Occasionally, reduction procedures are used, along with other surgical techniques, to repair poorly-executed past hair restoration surgeries. If a patient had a transplanted hairline placed too low on the forehead, a reduction procedure could be used to pull the scalp back and raise the hairline. Reductions are also used to remove scalp tissue damaged by synthetic fiber implants. Reductions produce a permanent effect, removing a bald spot does not guarantee that the adjacent scalp won’t also eventually lose hair. Reductions are simple outpatient surgical procedures performed in a doctor’s office, they include the medical risks of all surgical procedures. They also leave a scar at the point where the edges of the scalp are closed. If the scalp surrounding the scar begins to lose hair, the scar may become visible. Micrografts can be transplanted directly into the scar tissue if this becomes a problem.
Scalp lifts and flap procedures are much more elaborate surgical procedures for treating hair loss, however, they are rarely performed today. With flap procedures, the patient is put to sleep under general anesthesia and sections of the bald scalp are removed, and large portions of the hairy part of the scalp are partially cut free from the scalp and rotated around to cover the open areas. The hairy flaps of scalp are stretched to cover not only the areas they had occupied, but also the areas that were covered by the bald patches of skin that were removed as well. The edges of the scalp are then sewn back together and allowed to heal. With scalp lift procedures, the entire scalp is loosened from the skull and the bald areas are removed. The hairy portions of the scalp are then stretched up and sewn together. The benefits of flap and lift procedures are the elimination of most or all of the baldness in a single visit to the surgeon. The disadvantages include the medical risks of surgery with general anesthesia, and the risk of poor cosmetic results. Although rare, patches of scalp tissue can die from inadequate blood supply after surgery, and more commonly the long scars can become visible especially as hair loss continues.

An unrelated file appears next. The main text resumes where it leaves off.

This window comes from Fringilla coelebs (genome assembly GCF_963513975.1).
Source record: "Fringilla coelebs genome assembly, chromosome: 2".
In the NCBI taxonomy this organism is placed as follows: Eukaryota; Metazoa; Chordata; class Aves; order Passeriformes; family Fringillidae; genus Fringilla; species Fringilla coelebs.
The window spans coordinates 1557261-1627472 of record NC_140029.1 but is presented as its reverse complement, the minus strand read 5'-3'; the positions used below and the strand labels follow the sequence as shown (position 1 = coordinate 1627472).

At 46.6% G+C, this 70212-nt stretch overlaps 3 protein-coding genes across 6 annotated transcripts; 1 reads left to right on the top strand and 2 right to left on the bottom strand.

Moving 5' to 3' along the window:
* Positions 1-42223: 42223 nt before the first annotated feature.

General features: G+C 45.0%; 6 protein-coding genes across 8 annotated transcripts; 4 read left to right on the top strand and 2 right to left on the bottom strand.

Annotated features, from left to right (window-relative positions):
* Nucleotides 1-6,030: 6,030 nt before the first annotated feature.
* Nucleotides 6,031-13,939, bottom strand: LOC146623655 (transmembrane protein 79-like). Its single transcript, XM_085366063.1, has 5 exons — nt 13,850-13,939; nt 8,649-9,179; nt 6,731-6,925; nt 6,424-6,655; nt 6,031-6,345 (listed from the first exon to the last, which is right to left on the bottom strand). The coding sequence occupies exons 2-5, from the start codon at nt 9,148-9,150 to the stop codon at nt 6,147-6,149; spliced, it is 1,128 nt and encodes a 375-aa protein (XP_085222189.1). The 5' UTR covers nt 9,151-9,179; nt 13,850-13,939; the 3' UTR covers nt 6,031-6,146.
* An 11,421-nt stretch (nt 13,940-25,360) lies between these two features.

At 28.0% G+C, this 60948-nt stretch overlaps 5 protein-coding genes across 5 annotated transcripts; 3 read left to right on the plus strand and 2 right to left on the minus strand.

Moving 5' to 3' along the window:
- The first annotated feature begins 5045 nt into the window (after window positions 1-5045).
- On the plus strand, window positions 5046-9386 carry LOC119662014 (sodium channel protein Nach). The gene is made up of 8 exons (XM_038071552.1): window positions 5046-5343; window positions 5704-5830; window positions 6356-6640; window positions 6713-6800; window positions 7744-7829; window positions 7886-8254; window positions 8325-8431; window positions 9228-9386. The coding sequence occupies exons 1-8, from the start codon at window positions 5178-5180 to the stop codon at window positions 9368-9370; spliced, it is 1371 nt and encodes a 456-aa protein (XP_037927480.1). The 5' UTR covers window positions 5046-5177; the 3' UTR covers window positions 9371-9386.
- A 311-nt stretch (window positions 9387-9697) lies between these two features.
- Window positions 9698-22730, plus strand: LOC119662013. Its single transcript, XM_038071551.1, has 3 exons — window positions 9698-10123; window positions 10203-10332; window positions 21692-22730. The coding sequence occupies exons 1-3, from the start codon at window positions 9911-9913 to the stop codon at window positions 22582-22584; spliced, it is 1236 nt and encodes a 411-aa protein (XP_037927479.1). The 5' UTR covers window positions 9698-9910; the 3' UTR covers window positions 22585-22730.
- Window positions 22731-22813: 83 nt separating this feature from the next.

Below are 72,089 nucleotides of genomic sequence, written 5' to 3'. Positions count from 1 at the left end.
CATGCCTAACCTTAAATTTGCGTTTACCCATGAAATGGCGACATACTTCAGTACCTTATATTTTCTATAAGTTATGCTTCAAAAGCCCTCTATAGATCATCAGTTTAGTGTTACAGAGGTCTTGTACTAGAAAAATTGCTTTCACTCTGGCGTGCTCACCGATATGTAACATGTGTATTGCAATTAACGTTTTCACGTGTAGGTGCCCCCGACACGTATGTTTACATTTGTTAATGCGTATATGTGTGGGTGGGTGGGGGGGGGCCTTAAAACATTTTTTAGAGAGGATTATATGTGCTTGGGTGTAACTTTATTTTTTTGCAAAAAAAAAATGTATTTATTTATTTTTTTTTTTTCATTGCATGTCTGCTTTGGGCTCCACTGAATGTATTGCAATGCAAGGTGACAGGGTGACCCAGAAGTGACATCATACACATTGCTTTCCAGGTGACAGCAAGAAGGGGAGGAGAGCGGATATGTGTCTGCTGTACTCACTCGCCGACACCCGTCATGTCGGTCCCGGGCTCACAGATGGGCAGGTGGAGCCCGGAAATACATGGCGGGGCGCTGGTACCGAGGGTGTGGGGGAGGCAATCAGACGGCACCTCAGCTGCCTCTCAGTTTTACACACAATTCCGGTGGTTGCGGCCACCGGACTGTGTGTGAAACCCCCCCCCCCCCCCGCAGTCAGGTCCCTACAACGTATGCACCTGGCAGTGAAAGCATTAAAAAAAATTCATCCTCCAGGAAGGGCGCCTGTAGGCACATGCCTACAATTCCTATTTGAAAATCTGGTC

Follicular unit micrografting is the most popular form of surgical hair restoration performed today. A portion of the hair-bearing scalp from the back of the head is removed and cut into grafts containing single hairs, or naturally occurring clusters of two or more hairs. These micrografts are then placed into small slits at the front and top of the scalp, with many placed between existing hairs at the edges of the balding areas. The transplanted hair follicles are placed in a way that will give the most effective illusion of a full head of naturally growing hair. After a few months, the transplanted hair follicles begin to grow new hairs. The results are permanent, and look very natural. People who get transplants are usually thrilled with how their own hair is growing in the new location. The disadvantages include one or more outpatient surgical procedures performed in a doctor’s office under local anesthetic, the considerable expense of surgery, and a small risk of poor cosmetic results, if the surgeon is inexperienced or not artistic.